June 1

June and July- the last two months

June: I Can’t Take Care of Others if I Don’t Take Care of Myself

June’s message is all about taking care of yourself. As I read more and more about Growth Mindset and working with Trauma-impacted students, I have come to realize how important it is to take care of me. This is something that I am not very good at and something I am working very hard to achieve. I need to learn to say no, to sit back and relax and enjoy the little things in life.

I can tell you that I am getting better at this-I have been exercising regularly (at least I can say that about last week!), and my house is not as clean as I would like it to be as I was too busy playing with my kids and fishing with my family. I have also been engaging in more “girls nights”- which I love! Going out for dinner with my close friends and taking up some art classes at the local makerspace have been wonderful! I have also been learning a new craft- I am teaching myself to crochet! This was my goal in May-to learn to crochet or knit- and I have started on my journey. I bought a beginner crochet kit and have been using the book to learn the different stitches. At this time, I have crocheted two hot plates in order to practice the different stitches. I hope to meet up with some “experts” at the makerspace to learn some more-I am definitely having some troubles reading the patterns!

In this chapter, you will also find a guided reflection journal. I can honestly say that I have not yet done this, but it is definitely something I plan to do once work settles down a little bit more.

What are some things you would like to do in order to take care of yourself?


July: A New Day is a New Opportunity to Grow

This final chapter helps us to try to drive out that fixed mindset by changing how you look at the different situations in which you may find yourself. Using self-talk to help you through these situations will keep you on a growth mindset path.

This chapter also includes some ideas for personal professional development in the growth mindset. The authors encourage us to seek out professional learning communities online (Twitter and Facebook are great places to start) and to check out some of the great mindset resources available.

It is never too late to change your mindset! It takes practice and determination to make this switch and we are never perfect in every situation but learning from our mistakes is the key!


I wish you all a wonderful summer, full of self-care and continued growth! I hope you have enjoyed this book as much as I did! Just a quick note to let you all  know that Annie Brock and Heather Hundley have written another book called the Growth Mindset Playbook, which is another great professional book geared toward further development of a growth mindset. I am thoroughly enjoying it as well! I look forward to the next book study and once again learning alongside you all!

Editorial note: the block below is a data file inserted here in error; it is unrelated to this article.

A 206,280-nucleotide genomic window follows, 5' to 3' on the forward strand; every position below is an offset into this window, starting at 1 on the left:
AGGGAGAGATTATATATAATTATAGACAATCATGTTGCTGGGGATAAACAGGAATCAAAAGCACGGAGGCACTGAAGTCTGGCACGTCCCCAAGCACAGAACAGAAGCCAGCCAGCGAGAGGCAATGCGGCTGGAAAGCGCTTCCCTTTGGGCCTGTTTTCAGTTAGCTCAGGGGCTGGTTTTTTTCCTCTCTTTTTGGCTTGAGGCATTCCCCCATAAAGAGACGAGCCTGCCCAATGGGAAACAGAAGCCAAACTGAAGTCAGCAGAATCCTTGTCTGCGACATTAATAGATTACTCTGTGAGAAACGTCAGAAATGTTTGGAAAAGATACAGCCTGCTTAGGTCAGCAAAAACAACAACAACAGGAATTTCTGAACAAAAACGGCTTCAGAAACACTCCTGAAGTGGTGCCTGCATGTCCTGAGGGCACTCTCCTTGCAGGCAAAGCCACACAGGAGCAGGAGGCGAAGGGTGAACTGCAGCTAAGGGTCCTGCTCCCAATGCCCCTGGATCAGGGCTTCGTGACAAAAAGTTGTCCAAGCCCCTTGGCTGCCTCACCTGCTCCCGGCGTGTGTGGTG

May 1

May-I Got This!

Wow! I can’t believe that a year is almost over! The first piece of this chapter on page 175, Carol Dweck’s quote “The path to a growth mindset is a journey, not a proclamation.” really rings true for me! I am really finding that maintaining a growth mindset includes a lot of self-talk and listening to  my growth mindset conscience as opposed to the fixed mindset “devil” that keeps popping up when things get tough.


Image result for conscience images pictures

Although I have not yet thought up a name for my fixed mindset monster, I can really see how that might be beneficial-it is so much easier to visualize something with a name. You would also have “someone” to tell to go away! “Buzz off Bossy Bessy! I am going to try this hard task anyways!” is a lot better than sitting there and listening to your fixed and growth mindsets battling for the win.


The Growth Mindset Plan found on pages 180-181 is a great way to help get oneself organized and started on the move to growth. Something I would like to learn to do this summer is to crochet or knit, I am not too picky! I would like to be able to create a hat to donate to premie babies or to cancer patients-or both! My goal is to have at least one of these done by the end of the summer holidays. The resources I will need to accomplish this goal include yarn, either knitting needles or a crochet hook and definitely lessons of one kind or another-online or in person at the makerspace in town. Some barriers to my learning might include not having enough time to sit down and have a lesson, getting the supplies (knitting needles or crochet hook), not having a pattern for the hat, and even choosing which one I actually what to learn! I will overcome these barriers by purchasing either a crochet hook or knitting needles the next time I am down island, or maybe they have them in Port Hardy, I already have some yarn. I can also search for tutorials on YouTube while I wait for a class to become available at the Makerspace. If I make a mistake I am sure they will show me how to fix it within the tutorial or the lesson. It’s not a big deal, because I know that mistakes in crocheting and knitting are common and it is easy to go back to repair.

Figuring out my triggers for a fixed mindset is a little more challenging. I can definitely tell you my triggers for frustration-maybe frustration is one of my biggest triggers.


What are your triggers for a fixed mindset?

Do you have a plan to learn something new? Please share!

February 1

February- A Goal Without a Plan is Just a Wish

First off, I would like to begin by saying that I love the quote at the beginning of this chapter:

“Every worthwhile accomplishment, big or little, has its stages of drudgery and triumph; a beginning, a struggle, and a victory.” ~Mahatma Gandhi

How true is this! I would like to hang this saying in my house, read it daily and allow it to remind me that nothing worthwhile comes easy. This is true for parenting, teaching, learning-everything that I do and work towards. I also need my children to know this as well-especially my oldest- who is struggling with low self-confidence in many areas of his life right now-especially reading- because they are difficult.